At the occasion of the retirement from the European Court of the Russian judge Anatoly Kovler, a liber amicorum has been compiled in his honour by Olga Chernishova and Mikhail Lobov, entitled 'Russia and the European Courtof Human Rights: a decade of change. Essays in honour of Anatoly Kovler, Judgeof the European Court of Human Rights in 1999-2012'. The book has just been published by Wolf Legal Publishers and includes contribution in English and in French (with English sumaries). This is the abstract:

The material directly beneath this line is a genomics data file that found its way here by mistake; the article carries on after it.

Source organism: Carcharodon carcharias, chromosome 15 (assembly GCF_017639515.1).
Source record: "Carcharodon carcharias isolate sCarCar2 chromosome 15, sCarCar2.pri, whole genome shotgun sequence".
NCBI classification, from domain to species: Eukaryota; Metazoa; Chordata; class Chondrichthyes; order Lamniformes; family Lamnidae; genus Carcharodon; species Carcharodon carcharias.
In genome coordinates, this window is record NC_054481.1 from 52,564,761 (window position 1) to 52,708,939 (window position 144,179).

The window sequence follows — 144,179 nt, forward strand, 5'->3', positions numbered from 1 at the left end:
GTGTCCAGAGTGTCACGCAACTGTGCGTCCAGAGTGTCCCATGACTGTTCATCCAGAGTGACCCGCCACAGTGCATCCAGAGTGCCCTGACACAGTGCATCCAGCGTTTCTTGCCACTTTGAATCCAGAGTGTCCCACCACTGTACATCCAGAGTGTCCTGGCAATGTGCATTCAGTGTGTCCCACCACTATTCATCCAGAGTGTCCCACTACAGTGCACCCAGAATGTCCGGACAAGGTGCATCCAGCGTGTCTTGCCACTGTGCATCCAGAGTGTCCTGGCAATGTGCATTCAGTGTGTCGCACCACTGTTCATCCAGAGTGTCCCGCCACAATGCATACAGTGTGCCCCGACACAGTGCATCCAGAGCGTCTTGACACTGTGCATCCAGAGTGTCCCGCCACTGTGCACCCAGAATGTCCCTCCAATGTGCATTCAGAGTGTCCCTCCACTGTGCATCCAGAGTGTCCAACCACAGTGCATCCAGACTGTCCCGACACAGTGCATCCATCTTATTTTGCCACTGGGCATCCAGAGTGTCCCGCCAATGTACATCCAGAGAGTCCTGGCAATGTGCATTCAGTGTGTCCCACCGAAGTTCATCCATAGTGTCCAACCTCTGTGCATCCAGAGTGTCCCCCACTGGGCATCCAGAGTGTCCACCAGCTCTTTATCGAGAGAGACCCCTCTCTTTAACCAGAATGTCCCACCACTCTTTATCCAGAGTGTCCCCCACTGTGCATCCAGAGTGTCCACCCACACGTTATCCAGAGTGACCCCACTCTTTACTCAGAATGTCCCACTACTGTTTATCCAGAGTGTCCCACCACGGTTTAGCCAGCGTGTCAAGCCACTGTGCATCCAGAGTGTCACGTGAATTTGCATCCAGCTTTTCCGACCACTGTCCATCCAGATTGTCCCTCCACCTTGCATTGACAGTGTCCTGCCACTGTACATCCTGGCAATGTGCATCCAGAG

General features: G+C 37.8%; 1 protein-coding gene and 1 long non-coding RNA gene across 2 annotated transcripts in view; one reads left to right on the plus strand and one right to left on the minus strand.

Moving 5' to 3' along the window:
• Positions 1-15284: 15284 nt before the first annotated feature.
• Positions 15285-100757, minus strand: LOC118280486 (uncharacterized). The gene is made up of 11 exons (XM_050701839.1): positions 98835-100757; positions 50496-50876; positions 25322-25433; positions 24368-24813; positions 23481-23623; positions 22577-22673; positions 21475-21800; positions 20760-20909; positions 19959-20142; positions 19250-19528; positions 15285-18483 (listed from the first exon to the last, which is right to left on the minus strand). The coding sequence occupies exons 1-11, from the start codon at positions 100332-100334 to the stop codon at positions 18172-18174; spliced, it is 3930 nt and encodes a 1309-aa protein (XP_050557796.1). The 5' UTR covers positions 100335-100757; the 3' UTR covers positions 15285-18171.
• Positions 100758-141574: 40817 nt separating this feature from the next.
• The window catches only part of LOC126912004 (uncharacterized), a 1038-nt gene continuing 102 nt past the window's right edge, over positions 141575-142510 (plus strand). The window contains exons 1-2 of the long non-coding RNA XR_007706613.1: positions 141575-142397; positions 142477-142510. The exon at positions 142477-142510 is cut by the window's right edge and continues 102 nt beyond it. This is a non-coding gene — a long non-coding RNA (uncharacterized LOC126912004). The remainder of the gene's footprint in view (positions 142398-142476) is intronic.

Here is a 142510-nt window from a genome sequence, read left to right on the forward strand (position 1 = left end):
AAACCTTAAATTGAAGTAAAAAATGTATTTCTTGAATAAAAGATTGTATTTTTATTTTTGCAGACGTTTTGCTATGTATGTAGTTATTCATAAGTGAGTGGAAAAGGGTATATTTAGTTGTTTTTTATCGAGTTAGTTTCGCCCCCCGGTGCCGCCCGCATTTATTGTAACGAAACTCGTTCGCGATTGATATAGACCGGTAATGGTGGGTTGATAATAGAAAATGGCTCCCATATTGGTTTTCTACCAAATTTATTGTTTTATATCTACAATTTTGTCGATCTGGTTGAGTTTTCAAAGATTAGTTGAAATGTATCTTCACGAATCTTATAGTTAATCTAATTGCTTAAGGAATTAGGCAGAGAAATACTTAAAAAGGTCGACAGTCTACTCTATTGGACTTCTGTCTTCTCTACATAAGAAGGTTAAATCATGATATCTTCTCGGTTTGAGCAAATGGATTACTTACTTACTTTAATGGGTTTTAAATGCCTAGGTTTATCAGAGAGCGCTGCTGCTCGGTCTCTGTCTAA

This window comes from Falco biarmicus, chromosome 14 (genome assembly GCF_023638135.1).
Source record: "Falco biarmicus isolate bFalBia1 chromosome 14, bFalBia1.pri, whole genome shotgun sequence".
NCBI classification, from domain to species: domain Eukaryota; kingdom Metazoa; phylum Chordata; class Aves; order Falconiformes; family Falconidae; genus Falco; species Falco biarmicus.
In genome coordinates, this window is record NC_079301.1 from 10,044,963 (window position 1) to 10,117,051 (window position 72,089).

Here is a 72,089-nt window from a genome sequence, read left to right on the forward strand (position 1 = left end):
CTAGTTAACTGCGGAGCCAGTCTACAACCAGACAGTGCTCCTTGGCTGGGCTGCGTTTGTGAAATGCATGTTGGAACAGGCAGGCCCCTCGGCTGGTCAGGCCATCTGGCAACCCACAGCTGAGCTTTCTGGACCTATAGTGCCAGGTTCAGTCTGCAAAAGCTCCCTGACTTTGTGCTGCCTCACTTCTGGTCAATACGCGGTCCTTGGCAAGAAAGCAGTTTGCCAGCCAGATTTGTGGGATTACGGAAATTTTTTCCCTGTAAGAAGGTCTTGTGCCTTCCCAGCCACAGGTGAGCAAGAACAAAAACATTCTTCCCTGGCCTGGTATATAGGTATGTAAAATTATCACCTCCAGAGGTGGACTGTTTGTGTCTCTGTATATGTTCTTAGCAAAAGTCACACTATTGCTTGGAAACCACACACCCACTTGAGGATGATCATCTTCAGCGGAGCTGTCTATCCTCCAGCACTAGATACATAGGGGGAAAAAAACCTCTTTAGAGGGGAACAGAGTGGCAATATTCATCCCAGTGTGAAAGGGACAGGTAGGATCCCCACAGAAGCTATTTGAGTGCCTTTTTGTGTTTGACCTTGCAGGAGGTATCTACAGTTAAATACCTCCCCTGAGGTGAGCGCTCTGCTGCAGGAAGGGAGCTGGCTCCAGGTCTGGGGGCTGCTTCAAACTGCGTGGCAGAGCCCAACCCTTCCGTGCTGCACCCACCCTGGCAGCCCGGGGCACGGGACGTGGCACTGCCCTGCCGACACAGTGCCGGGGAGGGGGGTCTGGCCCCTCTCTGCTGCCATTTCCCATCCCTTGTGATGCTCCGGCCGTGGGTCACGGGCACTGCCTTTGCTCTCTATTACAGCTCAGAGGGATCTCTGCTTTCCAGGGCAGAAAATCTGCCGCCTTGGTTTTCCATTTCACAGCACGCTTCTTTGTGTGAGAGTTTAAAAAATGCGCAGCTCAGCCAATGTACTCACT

The last decade has seen a striking rise in Russian cases before the European Court of Human Rights. The influence of its case-law can be seen in all areas of Russian life, becoming a reality on the ground, a genuine impulse for change. Russia, the Court`s biggest `client`, has also played its part in the major development of the Convention system. Judge Anatoly Kovler has left his mark on this important period for the Convention and for Russia. Beyond his judicial achievements, which are illustrated by hundreds of judgments, he has become a key figure in the dialogue between the Court and the national authorities, thus acting as a bridge between two different environments. These theoretical and practical essays are published in his honour by his colleagues and friends. The Russian perspective is presented notably by Valery Zorkin, President of the Constitutional Court, and Tatiana Neshatayeva, former Judge at the Supreme Commercial Court. The decade of change from the Court’s viewpoint is highlighted by, among others, its President Dean Spielmann, former Section President Nina Vajic, Deputy Registrar Michael O`Boyle, and former Registrar and Jurisconsult Michele de Salvia. A personal testimonial by the former President of the Court, Jean-Paul Costa, enriches this book along with Professor Frédéric Sudre’s insight into Judge Kovler’s separate opinions.